16Family PhotosChildren love to look at photos of people they know “Who’s that?” Wait for your child to respond and then follow up. “That’s Grandma with your cousins Keisa and Maria!” Point to the people in the photo as you name them. Your child will want to look at the pictures again and again.
17Thinking of YouAfter looking at family photos yesterday, sit down with your child to write an e-mail or note to relatives. Let your child communicate in pictures or in words that you help him write. If he draws a picture, ask him what it’s about and include a description in the note.
18Caption MeNow take a look at some favorite family photos with your child in them. Ask him to tell you about the photos. “Where were we that day?” “What were we doing?” “Was it fun?” Then write a line or two to accompany each photo.
19Banana Bread DayFind a recipe, either online or from a cookbook, to bake with your child. As you gather the ingredients, name the item and show your child the words on the package. Look over the directions together, and involve your child in as many steps as possible, and let him mash the banana by himself.
20What Happens Next?Make a plan with your child for T.V. watching. Connect this plan to other events in his day and introduce words that describe time. For example tell him “First, we are going to the grocery store. Next we are going to eat lunch. Then you can watch your favorite T.V. show. After that, we are going to turn off the television and go to the park.”
21After T.V. TimeWhen your child’s favorite T.V. show ends, ask him more about the characters on the show. “What are they doing now?” “Do they eat dinner like you?” “Do they have bath time like you?” Help your child use his imagination to take the stories of the characters further.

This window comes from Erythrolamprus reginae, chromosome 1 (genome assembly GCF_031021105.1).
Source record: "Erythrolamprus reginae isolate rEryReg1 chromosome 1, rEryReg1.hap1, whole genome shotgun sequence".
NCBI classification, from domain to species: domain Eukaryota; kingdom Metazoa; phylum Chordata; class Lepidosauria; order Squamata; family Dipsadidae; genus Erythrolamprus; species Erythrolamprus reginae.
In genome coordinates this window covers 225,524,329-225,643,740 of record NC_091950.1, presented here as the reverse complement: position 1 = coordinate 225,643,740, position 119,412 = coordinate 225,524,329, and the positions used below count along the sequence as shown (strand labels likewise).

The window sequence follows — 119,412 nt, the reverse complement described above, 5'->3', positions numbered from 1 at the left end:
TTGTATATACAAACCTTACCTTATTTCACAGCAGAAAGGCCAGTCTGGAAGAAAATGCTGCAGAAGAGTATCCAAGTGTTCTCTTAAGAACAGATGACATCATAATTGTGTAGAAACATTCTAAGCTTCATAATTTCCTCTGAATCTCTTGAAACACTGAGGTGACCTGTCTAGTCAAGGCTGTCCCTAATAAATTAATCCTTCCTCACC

22List TimeAt breakfast this morning, have your child make a list of all the things he wants — and needs — to do today, like have play time, eat lunch, and brush his teeth. You may need to help him write it down. As you do each item, cross it off the list.
23Polar Bear DayUsing the Internet and/or the library, find pictures of and information about polar bears. Have your child draw pictures of polar bears, and then ask him about the pictures like “Does your polar bear have a name?” “Is he a nice bear?” “What is your bear doing in this picture?”
24Doctor’s Office VisitIn the waiting room, choose a simple book or a family magazine with a lot of large pictures. Make a short comment about each picture and then relate it to your child’s life. As you look at a magazine picture of a woman swimming, you can say “Look, she’s swimming; swimming in the water. You like to swim in the tub, don’t you?”
25Body Parts RhymeOnce inside the exam room, you may have to undress your child before the doctor arrives. Introduce your child to the names of her body parts through a rhyming game. “Belly belly, jelly jelly, baby has a jelly belly!”
26Saying GoodbyeAs you get your child dressed and ready to leave the doctor’s office, sum up what the doctor did during the exam. “The doctor listened to your heart and looked in your ears.” Then, invite her to say “Bye-bye” to everyone as you leave and say goodbye yourself. “Goodbye Doctor, thank you for giving me my check-up.” “Goodbye nurse, thank you for weighing me.”
27Window ShoppingAs you walk through the mall, name each store and talk to your child about the things you see in the window. “Look at all those clothes in the clothing store.” When you see something very interesting, stop for a minute. “Let’s look at the puppies in the window of the pet store!”
28Shopping ListDid you buy anything at the mall yesterday? Have your child name the things you bought — and looked at — and draw pictures of the items to help him associate names with objects.
PBS KIDS: Raising Readers